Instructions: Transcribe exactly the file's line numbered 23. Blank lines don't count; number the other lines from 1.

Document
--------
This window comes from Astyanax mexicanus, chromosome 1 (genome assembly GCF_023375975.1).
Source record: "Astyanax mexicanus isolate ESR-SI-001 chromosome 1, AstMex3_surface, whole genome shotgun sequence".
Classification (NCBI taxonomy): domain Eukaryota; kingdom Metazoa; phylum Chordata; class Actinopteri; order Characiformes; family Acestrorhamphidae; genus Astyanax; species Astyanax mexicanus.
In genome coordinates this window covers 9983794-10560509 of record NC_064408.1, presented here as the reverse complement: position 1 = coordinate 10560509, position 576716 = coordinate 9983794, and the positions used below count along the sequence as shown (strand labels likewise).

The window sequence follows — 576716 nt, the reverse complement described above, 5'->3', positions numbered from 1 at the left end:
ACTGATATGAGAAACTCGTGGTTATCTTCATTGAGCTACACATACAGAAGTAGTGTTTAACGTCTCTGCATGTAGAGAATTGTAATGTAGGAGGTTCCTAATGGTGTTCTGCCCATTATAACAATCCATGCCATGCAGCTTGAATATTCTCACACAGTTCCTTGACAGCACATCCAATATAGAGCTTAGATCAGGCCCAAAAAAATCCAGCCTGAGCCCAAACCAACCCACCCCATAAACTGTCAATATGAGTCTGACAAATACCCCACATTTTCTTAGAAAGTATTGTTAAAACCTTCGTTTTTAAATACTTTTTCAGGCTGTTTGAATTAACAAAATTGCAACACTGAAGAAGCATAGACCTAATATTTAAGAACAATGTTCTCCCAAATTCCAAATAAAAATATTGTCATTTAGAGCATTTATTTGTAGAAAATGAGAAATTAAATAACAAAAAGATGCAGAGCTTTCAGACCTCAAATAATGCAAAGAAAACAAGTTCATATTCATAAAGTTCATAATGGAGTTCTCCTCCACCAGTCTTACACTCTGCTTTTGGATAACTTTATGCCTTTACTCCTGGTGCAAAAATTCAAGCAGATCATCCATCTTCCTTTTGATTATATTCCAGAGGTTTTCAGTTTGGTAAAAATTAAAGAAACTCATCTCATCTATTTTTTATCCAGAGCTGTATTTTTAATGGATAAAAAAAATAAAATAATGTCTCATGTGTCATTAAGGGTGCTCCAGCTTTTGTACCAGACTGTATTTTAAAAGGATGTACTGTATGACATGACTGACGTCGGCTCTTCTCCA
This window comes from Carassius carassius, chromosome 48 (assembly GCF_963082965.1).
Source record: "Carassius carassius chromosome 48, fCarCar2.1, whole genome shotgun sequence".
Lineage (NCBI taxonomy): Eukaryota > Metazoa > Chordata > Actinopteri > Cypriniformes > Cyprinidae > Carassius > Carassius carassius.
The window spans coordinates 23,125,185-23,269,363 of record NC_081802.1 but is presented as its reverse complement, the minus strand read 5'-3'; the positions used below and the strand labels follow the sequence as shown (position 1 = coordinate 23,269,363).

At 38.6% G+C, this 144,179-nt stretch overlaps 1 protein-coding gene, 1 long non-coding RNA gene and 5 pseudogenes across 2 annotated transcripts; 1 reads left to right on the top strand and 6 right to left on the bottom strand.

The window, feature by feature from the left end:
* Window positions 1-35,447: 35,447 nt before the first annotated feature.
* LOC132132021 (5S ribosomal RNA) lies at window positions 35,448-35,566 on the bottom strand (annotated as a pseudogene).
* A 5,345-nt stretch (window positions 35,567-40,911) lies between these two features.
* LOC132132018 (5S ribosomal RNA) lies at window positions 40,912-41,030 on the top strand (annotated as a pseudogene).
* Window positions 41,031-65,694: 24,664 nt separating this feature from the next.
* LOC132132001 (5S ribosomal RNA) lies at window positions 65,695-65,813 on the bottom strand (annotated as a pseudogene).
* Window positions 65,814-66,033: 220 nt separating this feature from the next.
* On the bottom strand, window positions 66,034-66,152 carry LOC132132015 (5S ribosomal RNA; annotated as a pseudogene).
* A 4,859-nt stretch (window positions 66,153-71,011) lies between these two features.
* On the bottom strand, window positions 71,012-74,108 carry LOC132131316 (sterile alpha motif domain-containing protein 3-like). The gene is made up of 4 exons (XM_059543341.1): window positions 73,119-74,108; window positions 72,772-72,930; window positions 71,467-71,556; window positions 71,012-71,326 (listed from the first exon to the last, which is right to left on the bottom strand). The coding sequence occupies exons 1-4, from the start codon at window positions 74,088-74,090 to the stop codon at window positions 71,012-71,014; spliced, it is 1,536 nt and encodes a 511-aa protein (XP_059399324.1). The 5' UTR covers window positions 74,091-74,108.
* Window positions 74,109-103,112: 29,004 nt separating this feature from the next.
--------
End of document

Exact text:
* Window positions 74,109-103,112: 29,004 nt separating this feature from the next.